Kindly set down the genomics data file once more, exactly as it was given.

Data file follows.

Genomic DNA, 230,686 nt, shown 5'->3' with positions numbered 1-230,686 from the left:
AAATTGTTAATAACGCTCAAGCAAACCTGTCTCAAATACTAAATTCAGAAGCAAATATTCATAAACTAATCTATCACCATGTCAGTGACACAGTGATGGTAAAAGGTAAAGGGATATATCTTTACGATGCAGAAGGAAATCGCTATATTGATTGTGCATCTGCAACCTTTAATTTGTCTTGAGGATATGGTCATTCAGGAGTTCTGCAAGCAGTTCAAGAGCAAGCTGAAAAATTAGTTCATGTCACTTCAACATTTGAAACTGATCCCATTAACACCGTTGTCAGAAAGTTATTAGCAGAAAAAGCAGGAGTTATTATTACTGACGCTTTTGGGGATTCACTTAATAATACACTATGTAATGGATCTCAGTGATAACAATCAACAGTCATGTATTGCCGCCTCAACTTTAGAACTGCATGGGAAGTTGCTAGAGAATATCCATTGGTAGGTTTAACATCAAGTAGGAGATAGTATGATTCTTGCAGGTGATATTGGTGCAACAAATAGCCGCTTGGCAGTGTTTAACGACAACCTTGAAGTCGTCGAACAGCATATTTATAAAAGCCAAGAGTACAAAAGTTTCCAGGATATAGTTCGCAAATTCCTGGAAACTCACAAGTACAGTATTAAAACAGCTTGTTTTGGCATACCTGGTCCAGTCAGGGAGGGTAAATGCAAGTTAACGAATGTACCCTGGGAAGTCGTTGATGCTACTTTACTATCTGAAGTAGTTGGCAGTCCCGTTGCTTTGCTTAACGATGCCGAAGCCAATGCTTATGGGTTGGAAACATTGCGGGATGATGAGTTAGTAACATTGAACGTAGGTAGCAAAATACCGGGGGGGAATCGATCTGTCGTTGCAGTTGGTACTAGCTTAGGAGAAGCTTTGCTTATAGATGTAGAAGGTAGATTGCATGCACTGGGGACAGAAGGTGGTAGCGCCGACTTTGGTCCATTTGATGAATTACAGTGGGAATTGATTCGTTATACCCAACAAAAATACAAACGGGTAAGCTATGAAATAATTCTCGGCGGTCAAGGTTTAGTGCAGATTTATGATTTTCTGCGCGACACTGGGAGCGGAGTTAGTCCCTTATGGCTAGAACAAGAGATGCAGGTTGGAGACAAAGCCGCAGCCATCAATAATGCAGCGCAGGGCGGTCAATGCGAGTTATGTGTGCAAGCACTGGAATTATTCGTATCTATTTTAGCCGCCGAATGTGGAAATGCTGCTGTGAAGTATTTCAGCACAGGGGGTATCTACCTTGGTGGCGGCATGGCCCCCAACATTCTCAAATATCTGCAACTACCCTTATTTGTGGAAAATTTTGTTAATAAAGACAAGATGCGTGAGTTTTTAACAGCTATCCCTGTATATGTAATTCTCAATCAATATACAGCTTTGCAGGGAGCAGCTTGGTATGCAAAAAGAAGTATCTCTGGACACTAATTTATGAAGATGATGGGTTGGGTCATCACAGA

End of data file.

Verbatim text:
Genomic DNA, 230,686 nt, shown 5'->3' with positions numbered 1-230,686 from the left:
AAATTGTTAATAACGCTCAAGCAAACCTGTCTCAAATACTAAATTCAGAAGCAAATATTCATAAACTAATCTATCACCATGTCAGTGACACAGTGATGGTAAAAGGTAAAGGGATATATCTTTACGATGCAGAAGGAAATCGCTATATTGATTGTGCATCTGCAACCTTTAATTTGTCTTGAGGATATGGTCATTCAGGAGTTCTGCAAGCAGTTCAAGAGCAAGCTGAAAAATTAGTTCATGTCACTTCAACATTTGAAACTGATCCCATTAACACCGTTGTCAGAAAGTTATTAGCAGAAAAAGCAGGAGTTATTATTACTGACGCTTTTGGGGATTCACTTAATAATACACTATGTAATGGATCTCAGTGATAACAATCAACAGTCATGTATTGCCGCCTCAACTTTAGAACTGCATGGGAAGTTGCTAGAGAATATCCATTGGTAGGTTTAACATCAAGTAGGAGATAGTATGATTCTTGCAGGTGATATTGGTGCAACAAATAGCCGCTTGGCAGTGTTTAACGACAACCTTGAAGTCGTCGAACAGCATATTTATAAAAGCCAAGAGTACAAAAGTTTCCAGGATATAGTTCGCAAATTCCTGGAAACTCACAAGTACAGTATTAAAACAGCTTGTTTTGGCATACCTGGTCCAGTCAGGGAGGGTAAATGCAAGTTAACGAATGTACCCTGGGAAGTCGTTGATGCTACTTTACTATCTGAAGTAGTTGGCAGTCCCGTTGCTTTGCTTAACGATGCCGAAGCCAATGCTTATGGGTTGGAAACATTGCGGGATGATGAGTTAGTAACATTGAACGTAGGTAGCAAAATACCGGGGGGGAATCGATCTGTCGTTGCAGTTGGTACTAGCTTAGGAGAAGCTTTGCTTATAGATGTAGAAGGTAGATTGCATGCACTGGGGACAGAAGGTGGTAGCGCCGACTTTGGTCCATTTGATGAATTACAGTGGGAATTGATTCGTTATACCCAACAAAAATACAAACGGGTAAGCTATGAAATAATTCTCGGCGGTCAAGGTTTAGTGCAGATTTATGATTTTCTGCGCGACACTGGGAGCGGAGTTAGTCCCTTATGGCTAGAACAAGAGATGCAGGTTGGAGACAAAGCCGCAGCCATCAATAATGCAGCGCAGGGCGGTCAATGCGAGTTATGTGTGCAAGCACTGGAATTATTCGTATCTATTTTAGCCGCCGAATGTGGAAATGCTGCTGTGAAGTATTTCAGCACAGGGGGTATCTACCTTGGTGGCGGCATGGCCCCCAACATTCTCAAATATCTGCAACTACCCTTATTTGTGGAAAATTTTGTTAATAAAGACAAGATGCGTGAGTTTTTAACAGCTATCCCTGTATATGTAATTCTCAATCAATATACAGCTTTGCAGGGAGCAGCTTGGTATGCAAAAAGAAGTATCTCTGGACACTAATTTATGAAGATGATGGGTTGGGTCATCACAGA